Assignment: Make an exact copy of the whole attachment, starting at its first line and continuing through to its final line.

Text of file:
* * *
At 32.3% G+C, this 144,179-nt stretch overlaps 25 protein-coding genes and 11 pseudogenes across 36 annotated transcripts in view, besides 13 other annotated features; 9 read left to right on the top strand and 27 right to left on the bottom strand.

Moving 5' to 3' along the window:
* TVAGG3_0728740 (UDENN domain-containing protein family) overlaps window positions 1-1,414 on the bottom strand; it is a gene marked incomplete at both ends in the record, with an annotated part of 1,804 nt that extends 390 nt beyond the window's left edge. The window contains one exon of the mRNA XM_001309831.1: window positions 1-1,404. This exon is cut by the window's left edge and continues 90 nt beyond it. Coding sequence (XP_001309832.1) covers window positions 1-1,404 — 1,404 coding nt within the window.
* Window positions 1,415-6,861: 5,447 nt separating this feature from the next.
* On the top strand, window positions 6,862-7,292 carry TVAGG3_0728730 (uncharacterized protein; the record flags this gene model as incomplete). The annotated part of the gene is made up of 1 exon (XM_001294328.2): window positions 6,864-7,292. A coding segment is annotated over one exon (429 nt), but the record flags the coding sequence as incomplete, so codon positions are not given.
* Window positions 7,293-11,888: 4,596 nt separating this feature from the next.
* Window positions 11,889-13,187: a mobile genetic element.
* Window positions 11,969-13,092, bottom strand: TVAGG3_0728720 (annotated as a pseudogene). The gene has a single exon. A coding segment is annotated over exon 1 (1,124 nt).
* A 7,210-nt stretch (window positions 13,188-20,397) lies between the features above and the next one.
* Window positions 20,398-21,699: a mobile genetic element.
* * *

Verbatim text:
At 32.3% G+C, this 144,179-nt stretch overlaps 25 protein-coding genes and 11 pseudogenes across 36 annotated transcripts in view, besides 13 other annotated features; 9 read left to right on the top strand and 27 right to left on the bottom strand.

Moving 5' to 3' along the window:
* TVAGG3_0728740 (UDENN domain-containing protein family) overlaps window positions 1-1,414 on the bottom strand; it is a gene marked incomplete at both ends in the record, with an annotated part of 1,804 nt that extends 390 nt beyond the window's left edge. The window contains one exon of the mRNA XM_001309831.1: window positions 1-1,404. This exon is cut by the window's left edge and continues 90 nt beyond it. Coding sequence (XP_001309832.1) covers window positions 1-1,404 — 1,404 coding nt within the window.
* Window positions 1,415-6,861: 5,447 nt separating this feature from the next.
* On the top strand, window positions 6,862-7,292 carry TVAGG3_0728730 (uncharacterized protein; the record flags this gene model as incomplete). The annotated part of the gene is made up of 1 exon (XM_001294328.2): window positions 6,864-7,292. A coding segment is annotated over one exon (429 nt), but the record flags the coding sequence as incomplete, so codon positions are not given.
* Window positions 7,293-11,888: 4,596 nt separating this feature from the next.
* Window positions 11,889-13,187: a mobile genetic element.
* Window positions 11,969-13,092, bottom strand: TVAGG3_0728720 (annotated as a pseudogene). The gene has a single exon. A coding segment is annotated over exon 1 (1,124 nt).
* A 7,210-nt stretch (window positions 13,188-20,397) lies between the features above and the next one.
* Window positions 20,398-21,699: a mobile genetic element.